A big new set of services began rolling out to Firebase users today. Google's mainstream service for push messaging and other app services just announced an assortment of new capabilities. The big addition in this update is a new in-app messaging feature that enables quick announcements and offers to users, and can be tied to certain user behaviors. There are also big revisions to the management console and statistics tracking views, upgrades to the Crashlytics services, a new history view for Remote Config, and more. Read More
Most of our audience is at least familiar with seeing the name TensorFlow appear in our coverage. For the uninitiated, Tensor Flow is a machine learning framework/library created by Google that allows developers to leverage the emerging technology for their own uses. Although v1.0 only landed last year, the team behind the project has continued its work, just recently announcing that a preview for v2.0 of the platform would be coming later this year. This update could break compatibility with v1.0 APIs, but with its "focus on ease of use," developers shouldn't run into too much trouble updating. Read More
Every Android app is signed with a cryptographic signature. When the app is updated, Android will compare the signatures of the new and old versions, and only allow the update if they match. This is far more secure than having no signing method, but it's not perfect. Development teams have to share a single key, and if a key is lost, a new Play Store listing has to be created. Read More
Most of you probably aren't aware of this, but only developers in select countries can sell apps and in-app purchases on the Play Store. Support is slowly spreading, with Tunisia and Zimbabwe having been the most recent additions in April, but the list has just grown by another six countries. Read More
Most of our readers are probably aware that Android is an open source effort, with much of code that comprises a working image being publicly accessible—in fact, that openness is a big chunk of why people like me prefer it to other platforms. So I'm especially happy to see that the current/final Android 9 changes are hitting AOSP.
Google regularly updates its Play Store developer policies; the last time it happened, fake ID apps were banned from being submitted by developers. The guidelines have once again been changed, and several more categories of applications are now banned.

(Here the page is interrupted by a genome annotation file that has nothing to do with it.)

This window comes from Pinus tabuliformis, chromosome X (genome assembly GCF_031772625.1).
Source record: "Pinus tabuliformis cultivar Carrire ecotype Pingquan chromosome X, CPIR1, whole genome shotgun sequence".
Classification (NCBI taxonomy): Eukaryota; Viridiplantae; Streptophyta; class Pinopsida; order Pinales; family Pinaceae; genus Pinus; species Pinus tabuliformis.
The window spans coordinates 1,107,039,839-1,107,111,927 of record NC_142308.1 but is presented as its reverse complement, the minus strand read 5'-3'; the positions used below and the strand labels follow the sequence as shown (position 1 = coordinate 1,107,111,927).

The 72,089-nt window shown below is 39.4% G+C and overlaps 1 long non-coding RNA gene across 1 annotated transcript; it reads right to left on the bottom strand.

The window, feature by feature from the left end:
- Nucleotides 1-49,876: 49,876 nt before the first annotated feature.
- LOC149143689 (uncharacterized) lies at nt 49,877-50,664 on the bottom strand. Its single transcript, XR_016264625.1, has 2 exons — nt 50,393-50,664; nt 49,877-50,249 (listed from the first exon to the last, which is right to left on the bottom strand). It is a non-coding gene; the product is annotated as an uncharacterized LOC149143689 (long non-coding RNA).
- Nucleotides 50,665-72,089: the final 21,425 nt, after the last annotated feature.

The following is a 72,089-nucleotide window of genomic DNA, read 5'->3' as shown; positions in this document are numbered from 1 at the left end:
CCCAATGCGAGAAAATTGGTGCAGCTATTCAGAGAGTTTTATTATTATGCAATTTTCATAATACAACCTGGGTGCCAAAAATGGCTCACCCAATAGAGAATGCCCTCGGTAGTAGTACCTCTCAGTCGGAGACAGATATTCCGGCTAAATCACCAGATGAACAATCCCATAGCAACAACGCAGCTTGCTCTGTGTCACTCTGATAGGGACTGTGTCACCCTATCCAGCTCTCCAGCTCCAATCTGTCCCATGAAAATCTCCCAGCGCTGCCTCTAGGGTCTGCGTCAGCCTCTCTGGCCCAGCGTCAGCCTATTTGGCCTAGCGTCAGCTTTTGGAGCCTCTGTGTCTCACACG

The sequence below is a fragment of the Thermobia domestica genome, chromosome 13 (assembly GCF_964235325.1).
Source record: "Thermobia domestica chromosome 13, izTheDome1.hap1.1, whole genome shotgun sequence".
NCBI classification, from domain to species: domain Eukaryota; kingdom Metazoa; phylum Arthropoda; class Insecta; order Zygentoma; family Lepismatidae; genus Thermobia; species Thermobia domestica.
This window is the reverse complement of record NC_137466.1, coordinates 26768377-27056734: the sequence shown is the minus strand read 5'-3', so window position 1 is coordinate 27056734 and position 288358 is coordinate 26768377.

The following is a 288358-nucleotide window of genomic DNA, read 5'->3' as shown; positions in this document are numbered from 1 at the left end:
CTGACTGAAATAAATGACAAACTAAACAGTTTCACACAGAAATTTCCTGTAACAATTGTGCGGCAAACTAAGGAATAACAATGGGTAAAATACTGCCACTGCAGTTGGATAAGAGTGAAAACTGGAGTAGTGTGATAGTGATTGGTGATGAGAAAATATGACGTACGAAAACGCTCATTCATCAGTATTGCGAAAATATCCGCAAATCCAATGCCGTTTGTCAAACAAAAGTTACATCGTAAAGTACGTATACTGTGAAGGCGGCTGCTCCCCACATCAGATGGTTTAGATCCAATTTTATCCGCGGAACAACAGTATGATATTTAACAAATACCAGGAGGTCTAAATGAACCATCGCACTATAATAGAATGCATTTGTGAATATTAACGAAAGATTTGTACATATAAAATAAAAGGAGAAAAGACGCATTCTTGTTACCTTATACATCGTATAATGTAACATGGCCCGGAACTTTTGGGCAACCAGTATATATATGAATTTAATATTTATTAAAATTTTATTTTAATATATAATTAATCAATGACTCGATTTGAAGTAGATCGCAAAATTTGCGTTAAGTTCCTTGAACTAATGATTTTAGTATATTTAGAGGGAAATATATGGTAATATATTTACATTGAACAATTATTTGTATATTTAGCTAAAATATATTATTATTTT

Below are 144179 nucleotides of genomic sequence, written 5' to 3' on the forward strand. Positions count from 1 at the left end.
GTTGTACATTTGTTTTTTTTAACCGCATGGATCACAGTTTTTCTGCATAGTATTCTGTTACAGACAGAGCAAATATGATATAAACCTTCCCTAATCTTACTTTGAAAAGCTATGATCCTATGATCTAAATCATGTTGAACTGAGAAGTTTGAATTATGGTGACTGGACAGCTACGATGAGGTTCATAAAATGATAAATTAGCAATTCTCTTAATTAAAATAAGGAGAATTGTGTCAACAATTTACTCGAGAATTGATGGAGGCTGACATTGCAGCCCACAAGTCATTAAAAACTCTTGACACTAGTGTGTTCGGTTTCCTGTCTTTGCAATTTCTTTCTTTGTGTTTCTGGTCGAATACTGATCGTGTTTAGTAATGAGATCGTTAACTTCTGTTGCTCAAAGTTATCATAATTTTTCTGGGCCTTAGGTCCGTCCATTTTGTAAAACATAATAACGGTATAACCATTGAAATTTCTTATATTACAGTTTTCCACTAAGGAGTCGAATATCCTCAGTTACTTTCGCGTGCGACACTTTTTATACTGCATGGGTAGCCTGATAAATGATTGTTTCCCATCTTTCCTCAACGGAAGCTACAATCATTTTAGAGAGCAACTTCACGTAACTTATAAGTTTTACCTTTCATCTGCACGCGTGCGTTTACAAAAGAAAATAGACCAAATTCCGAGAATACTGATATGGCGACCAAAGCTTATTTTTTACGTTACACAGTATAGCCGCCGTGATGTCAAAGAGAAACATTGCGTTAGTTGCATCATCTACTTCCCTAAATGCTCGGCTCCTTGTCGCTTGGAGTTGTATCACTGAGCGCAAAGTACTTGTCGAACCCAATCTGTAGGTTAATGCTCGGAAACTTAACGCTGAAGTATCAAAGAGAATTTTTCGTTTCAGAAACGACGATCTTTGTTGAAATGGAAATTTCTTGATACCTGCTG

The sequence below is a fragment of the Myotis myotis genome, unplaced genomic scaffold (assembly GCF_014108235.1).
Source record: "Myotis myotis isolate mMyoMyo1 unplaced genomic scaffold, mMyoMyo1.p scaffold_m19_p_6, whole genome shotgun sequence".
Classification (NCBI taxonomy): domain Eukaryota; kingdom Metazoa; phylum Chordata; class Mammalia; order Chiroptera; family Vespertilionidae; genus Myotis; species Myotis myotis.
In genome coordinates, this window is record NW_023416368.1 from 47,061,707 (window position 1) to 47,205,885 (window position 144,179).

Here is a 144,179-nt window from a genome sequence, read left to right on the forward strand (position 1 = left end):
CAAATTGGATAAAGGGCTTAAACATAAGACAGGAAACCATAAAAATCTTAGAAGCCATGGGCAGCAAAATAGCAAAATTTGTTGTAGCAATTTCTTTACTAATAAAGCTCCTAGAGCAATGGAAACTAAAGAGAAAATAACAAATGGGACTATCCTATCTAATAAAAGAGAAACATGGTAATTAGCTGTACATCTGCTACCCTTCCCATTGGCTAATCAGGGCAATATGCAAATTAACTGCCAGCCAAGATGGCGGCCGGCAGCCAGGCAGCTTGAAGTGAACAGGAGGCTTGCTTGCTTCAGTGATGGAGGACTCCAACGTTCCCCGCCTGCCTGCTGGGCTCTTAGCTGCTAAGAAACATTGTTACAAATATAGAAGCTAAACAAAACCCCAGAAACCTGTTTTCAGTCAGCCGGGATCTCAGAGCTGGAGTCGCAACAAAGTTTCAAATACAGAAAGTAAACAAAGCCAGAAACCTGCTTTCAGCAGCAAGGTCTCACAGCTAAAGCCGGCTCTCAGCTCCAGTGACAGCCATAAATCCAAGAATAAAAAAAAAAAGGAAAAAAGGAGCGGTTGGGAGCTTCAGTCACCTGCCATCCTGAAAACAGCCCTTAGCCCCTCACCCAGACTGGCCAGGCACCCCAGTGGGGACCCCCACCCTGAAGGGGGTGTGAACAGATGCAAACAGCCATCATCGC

First, applications that "appeal to children but contain adult themes" are no longer allowed. This is possibly a follow-up to the 'Elsagate' controversy, where thousands of inappropriate videos featuring family/children characters were being uploaded to YouTube. Apps and games with similar content are now banned. Read More
For a while, Ricoh wasn't too well-known in the consumer electronics space as it mostly sold B2B office IT services, but over the last few years it has changed that by releasing impressively-specced 360-degree cameras and effectively dominating that market. It released the Theta V camera in September last year, offering spherical 4K recording plus "surround-sound" audio in a surprisingly compact device. Back in January, Ricoh announced a partner program to develop plug-ins for the Theta V, and that project is now bearing fruit. Read More
For a while now, App Annie has been offering its metrics to interested parties so developers can better understand their place in the app economy. Careful examination and integration of data like this, paired with the knowledge of a target audience, can influence where a developer's time can be best spent. And according to App Annie's latest report, Play Store downloads are up significantly, with a 20% rise year-over-year, and 160% higher than Apple's Play Store. On the other hand, consumer spending is still 80% higher on iOS. Read More
Are you an Android developer (or an aspiring one)? Do you have some burning questions you've been dying to ask Google's Android team? Well, there's good news for you; the Android P engineering team will be answering your questions in an r/androiddev AMA on July 19th, and you can get your questions in now. Read More
Android Studio's device emulator used to be incredibly slow, even on capable hardware. Google has drastically improved the performance over the past two years, but a few issues remain. The Windows version of the Android Emulator uses HAXM, which only works on Intel processors. That means AMD-powered computers can only use non-accelerated ARM images. Read More